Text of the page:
MC: As we have many types of visitors, we work continuously to uphold the legacy and reputation of Chateau Montelena while also honoring the variations people and their reasons for visiting. We offer tasting experiences for the novice and collector alike, so the recommended tasting experience depends on what the guest is looking for. Tastings include drop in tastings for anyone wanting to taste through our current releases, as well as library tastings for those wanting to explore deeper into the Chateau Montelena portfolio and experience the ageabiliy of our wines through tasting older vintages. We also offer vineyard and estate tours for those curious about our historic property.
WT: What can a visitor expect to experience at the Montelena property and its tasting room locations?
MC: An unparalleled hospitality experience, personalized specifically for their curiosities and desires. The winery’s setting is one of the most peaceful in the Napa Valley – a stone castle carved into a hillside overlooking a Chinese garden, lake and vineyards reaching out to the base of Mount Saint Helena. Constructed in 1888, the historic, Gothic-style stone castle is an iconic image in the Napa Valley. Past the lawn and bocce court is Jade Lake, an incredible Chinese garden where visitors are welcome to walk footbridges connecting to two jaw dropping islands.
WT: What is Chateau Montelena doing that differentiates its wines from the competition? Terroir-driven, production practices, etc.
MC: We are unapologetically Montelena. We invest in our land, in our cellar and in our people, intentionally and strategically to make our wine from our vineyards better with every vintage. We invest in technology that allows us to take better, more calculated risks in driving quality and creativity. This includes Tule Technologies, which gives us a snapshot of the relative health of the vineyard and allows us to quantify the stress that the vines are experiencing. Also TankNet + VinTrace Integration, which allows us to track experiments and trials in real time and follow their progression through the life of the wine with minimal overhead. Finally, the Lotus pumpover device, which makes the maceration process for red wines more consistent and predictable.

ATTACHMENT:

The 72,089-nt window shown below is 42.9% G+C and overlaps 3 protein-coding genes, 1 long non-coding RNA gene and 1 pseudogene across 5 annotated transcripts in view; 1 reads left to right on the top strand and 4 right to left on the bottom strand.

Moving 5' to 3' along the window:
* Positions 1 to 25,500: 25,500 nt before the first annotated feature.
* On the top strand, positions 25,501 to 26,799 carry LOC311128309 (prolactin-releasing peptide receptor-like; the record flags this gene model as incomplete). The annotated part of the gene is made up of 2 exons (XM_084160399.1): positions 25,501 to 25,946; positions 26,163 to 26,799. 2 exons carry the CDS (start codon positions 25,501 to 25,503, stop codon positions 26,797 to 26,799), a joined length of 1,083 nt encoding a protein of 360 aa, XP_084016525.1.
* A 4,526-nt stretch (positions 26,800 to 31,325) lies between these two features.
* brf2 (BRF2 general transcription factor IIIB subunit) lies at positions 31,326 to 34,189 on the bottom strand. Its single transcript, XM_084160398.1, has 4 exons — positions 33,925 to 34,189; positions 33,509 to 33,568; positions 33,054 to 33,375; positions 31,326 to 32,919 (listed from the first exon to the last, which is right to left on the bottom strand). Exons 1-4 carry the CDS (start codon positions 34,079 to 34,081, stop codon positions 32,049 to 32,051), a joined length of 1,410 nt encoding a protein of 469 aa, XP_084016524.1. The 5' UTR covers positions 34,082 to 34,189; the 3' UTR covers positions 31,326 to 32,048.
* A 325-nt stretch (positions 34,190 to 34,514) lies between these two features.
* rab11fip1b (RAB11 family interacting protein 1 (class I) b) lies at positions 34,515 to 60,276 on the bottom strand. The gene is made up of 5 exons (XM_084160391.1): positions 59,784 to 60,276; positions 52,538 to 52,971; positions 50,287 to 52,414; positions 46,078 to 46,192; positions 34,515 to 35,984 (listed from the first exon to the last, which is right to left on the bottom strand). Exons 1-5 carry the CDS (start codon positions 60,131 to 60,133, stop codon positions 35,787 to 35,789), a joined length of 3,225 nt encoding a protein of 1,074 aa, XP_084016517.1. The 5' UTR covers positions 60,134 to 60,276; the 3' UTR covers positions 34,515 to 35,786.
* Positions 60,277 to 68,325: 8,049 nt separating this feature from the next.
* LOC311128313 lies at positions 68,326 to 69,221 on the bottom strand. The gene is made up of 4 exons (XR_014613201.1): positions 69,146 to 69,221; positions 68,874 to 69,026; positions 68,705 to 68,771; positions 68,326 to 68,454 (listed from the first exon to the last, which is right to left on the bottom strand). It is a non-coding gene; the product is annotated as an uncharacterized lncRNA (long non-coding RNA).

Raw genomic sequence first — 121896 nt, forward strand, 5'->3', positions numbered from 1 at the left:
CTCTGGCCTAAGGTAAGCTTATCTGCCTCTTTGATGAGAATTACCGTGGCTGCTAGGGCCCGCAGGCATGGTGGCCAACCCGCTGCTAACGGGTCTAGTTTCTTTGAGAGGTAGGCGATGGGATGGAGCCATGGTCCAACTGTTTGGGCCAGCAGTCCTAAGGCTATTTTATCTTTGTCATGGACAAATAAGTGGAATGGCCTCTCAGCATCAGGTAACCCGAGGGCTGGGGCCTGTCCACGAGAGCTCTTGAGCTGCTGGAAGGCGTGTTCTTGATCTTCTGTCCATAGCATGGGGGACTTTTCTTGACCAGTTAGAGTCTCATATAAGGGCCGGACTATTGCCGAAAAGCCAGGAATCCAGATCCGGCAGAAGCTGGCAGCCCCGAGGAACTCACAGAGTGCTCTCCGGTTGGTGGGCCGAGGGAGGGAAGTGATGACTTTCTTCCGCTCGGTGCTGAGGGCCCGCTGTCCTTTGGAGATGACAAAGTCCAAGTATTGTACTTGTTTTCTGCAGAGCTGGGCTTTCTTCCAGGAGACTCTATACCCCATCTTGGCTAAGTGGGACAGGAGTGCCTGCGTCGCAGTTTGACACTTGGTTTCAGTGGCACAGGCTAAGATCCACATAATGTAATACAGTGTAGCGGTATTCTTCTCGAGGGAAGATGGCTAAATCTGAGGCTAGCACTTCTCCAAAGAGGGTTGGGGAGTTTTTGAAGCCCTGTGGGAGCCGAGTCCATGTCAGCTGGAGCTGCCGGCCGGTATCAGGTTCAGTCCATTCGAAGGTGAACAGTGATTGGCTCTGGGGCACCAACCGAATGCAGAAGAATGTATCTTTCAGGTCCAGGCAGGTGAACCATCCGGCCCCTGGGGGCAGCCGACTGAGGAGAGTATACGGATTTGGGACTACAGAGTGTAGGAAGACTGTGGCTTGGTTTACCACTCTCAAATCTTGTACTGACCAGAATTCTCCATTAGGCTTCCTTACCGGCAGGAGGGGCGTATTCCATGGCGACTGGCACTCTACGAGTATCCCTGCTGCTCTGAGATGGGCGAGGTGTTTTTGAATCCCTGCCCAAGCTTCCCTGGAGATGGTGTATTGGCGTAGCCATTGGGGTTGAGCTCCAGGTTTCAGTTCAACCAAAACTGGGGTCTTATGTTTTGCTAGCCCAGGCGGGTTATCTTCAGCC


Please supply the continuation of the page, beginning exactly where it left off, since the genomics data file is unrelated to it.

WT: Do you have any events on the horizon that our readers should know about?
MC: Harvest is on the horizon, which is really the biggest event of the year for a winemaker. It’s an unbelievable time to visit and experience what makes Chateau Montelena and the Napa Valley so special. There’s nothing else like it in the world.
WT: Do you have any personal recommendations for visiting Napa Valley?
MC: I always recommend having a basic plan in place and making reservations in advance. Most wineries, hotels, and restaurants are small and they may not be able to accommodate you on short notice. So book well ahead if there’s something you absolutely need to see or do. Our offerings here at Montelena tend to fill up quite quickly so definitely reach out beforehand.
What you experience will also vary quite a bit depending on the time of year you visit. Winter tends to be quieter with fewer visitors and a more relaxed environment. This is in direct contrast with harvest, which is fast-paced and exciting. Just don’t over-commit or over-schedule. Stick with 2-3 wineries per day and fill the gaps as they come up, or just relax and soak in the vibe.
WT: What are some of your favorite things to do?
MC: Being a local, I stay off the beaten path most of the year. There are so many great ways to enhance your visit with outdoor activities given our climate and topography. Hiking up the Oat Hill Mine Trail, bicycling in Skyline Park, or paddling up the Napa River are great ways to see the beauty of this valley from a different perspective.
WT: Where do you eat in Napa?
MC: It’s patently difficult to find a bad meal here. I have little kids so we tend to frequent places like the Oxbow Market in Napa that offer plenty of food choices along with a lively atmosphere. Calistoga certainly has plenty of easy-going, small town charm and an excellent variety of cuisines as well. For something special, the team at Press in St. Helena has a thorough wine list with older, rare vintages that can’t be found elsewhere. Oh, and we really love RH in Yountville. But seriously, it’s hard to go wrong.
WT: Hotel recommendations? Our readers love insider perspectives.
MC: The last thing you want to do is choose a hotel that’s far away from where you want to visit. So start there. If the wineries you’re interested in are up-valley, stay in Calistoga or St. Helena to minimize your time on the road. Solage or Indian Springs in Calistoga will provide an exceptional experience. Down-valley, the River Terrace Inn and the Andaz are excellent choices in Napa. The Meritage is popular and a little further out of town for those who’d prefer that. The Bardessono in Yountville is flat out beautiful and luxurious.
WT: What’s a wine region that inspires your winemaking practices?
MC: Given the wines we make, it shouldn’t be a surprise that we take some of our cues from Burgundy and Bordeaux. But Napa is really its own unique region and our winemaking is much more granular. We adapt our winemaking practices to our incredibly special vineyards. That’s where the magic is.
WT: What wine region would you like to visit next, why?
MC: I’d like to visit the Piedmont in Italy. I love Nebbiolo and we haven’t quite figured out how to do it well in California (yet).
Did you enjoy our interview with Matt? We certainly encourage you to see the property and their production techniques in person. You can learn more about how to visit Chateau Montelena here.